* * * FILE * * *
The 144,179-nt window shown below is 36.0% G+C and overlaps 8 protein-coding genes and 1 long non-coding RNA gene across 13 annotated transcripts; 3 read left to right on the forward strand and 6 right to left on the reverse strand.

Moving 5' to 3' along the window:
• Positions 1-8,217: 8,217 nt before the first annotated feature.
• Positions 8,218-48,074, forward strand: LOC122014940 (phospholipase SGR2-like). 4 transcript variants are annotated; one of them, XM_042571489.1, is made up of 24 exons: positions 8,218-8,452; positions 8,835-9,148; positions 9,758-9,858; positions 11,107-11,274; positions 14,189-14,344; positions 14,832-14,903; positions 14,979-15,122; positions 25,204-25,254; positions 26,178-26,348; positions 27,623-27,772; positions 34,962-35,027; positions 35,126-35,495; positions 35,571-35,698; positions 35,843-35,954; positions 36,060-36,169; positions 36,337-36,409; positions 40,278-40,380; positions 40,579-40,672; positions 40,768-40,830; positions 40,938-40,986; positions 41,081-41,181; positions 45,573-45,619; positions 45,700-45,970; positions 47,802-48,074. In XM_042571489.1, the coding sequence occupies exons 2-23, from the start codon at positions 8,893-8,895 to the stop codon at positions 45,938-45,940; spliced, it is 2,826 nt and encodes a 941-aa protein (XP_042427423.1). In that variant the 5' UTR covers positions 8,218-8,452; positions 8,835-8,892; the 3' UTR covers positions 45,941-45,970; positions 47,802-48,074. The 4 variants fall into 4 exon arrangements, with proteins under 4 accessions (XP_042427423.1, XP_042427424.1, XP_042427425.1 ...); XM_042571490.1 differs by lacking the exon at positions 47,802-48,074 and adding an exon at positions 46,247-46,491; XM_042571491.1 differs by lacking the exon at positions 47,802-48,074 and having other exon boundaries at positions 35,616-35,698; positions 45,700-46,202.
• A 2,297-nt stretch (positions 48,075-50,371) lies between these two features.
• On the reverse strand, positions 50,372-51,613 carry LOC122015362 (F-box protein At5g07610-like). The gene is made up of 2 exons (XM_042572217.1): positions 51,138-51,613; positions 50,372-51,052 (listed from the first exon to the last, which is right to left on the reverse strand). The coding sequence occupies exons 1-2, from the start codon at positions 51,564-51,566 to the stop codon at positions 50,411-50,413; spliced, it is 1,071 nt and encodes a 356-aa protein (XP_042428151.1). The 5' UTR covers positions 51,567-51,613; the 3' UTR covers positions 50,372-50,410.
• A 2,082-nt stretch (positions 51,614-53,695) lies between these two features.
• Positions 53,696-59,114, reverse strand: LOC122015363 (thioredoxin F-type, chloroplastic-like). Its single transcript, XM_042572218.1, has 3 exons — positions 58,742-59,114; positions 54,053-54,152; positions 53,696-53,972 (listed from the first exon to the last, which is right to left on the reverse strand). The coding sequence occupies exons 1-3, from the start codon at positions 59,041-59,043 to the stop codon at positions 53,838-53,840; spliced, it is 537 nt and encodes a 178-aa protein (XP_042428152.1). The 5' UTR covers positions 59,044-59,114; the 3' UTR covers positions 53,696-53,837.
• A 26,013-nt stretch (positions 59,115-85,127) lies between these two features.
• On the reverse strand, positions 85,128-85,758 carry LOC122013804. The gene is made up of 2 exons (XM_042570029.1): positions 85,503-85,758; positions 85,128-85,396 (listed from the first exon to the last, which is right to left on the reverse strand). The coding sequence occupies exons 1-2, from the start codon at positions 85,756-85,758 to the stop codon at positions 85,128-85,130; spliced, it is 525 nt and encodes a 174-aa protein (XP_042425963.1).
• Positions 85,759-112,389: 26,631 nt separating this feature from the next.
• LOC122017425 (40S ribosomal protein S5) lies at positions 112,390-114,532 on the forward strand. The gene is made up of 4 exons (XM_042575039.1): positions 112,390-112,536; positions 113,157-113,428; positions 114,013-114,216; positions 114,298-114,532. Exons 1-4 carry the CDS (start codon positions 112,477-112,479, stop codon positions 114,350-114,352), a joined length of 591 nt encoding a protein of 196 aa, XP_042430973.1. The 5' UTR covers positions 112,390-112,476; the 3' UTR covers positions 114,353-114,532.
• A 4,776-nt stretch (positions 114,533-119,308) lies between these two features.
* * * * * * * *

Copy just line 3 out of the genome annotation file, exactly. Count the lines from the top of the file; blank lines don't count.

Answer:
• Positions 1-8,217: 8,217 nt before the first annotated feature.